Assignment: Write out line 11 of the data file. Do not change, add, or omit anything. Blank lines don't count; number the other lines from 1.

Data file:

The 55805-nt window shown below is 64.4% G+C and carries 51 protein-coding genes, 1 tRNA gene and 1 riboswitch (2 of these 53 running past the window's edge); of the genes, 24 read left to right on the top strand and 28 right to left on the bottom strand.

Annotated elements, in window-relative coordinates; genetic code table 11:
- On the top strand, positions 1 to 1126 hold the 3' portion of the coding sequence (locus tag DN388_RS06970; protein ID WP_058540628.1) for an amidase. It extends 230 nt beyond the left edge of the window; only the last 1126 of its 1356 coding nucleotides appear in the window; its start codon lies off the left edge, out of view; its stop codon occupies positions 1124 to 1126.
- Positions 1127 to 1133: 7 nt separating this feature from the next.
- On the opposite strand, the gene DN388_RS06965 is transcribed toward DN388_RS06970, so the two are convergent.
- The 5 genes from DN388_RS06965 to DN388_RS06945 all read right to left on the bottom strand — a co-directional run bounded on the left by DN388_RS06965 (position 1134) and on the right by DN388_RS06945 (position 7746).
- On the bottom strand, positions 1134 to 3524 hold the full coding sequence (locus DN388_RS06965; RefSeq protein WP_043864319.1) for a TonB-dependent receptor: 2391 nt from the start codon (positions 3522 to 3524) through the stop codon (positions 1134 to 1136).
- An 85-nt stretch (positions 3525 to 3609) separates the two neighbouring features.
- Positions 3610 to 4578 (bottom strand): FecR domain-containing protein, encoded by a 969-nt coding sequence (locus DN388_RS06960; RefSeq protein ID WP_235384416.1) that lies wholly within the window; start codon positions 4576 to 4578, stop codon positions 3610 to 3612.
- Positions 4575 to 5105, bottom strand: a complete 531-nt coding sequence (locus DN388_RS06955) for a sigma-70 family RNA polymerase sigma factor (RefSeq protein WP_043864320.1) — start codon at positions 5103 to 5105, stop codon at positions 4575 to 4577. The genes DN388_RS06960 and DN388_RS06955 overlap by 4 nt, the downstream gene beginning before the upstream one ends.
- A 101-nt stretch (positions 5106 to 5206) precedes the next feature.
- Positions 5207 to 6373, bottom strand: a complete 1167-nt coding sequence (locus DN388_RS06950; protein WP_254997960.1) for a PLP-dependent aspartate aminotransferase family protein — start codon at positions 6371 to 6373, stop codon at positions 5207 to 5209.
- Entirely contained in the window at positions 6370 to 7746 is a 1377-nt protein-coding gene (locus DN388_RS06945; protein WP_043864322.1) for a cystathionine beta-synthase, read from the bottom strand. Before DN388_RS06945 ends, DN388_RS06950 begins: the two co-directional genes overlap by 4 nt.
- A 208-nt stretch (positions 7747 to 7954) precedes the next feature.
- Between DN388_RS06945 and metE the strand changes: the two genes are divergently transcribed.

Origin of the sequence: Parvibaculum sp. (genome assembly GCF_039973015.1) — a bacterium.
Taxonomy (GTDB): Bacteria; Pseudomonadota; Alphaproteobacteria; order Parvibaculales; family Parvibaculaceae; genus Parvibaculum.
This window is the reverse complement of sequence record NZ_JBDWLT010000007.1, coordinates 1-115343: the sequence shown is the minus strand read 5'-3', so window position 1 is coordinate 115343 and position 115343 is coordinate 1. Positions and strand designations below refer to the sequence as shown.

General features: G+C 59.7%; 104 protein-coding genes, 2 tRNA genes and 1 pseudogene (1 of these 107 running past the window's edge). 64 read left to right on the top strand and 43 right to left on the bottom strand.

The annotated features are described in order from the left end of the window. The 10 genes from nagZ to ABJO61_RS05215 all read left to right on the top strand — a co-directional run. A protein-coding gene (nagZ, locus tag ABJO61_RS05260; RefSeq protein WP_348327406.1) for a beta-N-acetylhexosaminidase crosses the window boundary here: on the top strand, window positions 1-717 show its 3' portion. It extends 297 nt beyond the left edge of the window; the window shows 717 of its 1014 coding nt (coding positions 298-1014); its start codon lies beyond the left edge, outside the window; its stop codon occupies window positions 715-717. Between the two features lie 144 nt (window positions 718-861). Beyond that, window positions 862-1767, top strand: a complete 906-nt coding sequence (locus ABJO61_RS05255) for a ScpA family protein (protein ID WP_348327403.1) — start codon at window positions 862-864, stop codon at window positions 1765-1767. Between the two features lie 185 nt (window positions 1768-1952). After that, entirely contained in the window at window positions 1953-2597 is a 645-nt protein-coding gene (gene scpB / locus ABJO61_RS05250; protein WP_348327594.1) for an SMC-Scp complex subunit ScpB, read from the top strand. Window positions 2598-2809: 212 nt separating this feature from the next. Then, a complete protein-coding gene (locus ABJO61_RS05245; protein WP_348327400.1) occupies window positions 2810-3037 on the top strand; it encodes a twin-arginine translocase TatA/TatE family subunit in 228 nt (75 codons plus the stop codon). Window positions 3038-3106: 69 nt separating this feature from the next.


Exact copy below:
- A 101-nt stretch (positions 5106 to 5206) precedes the next feature.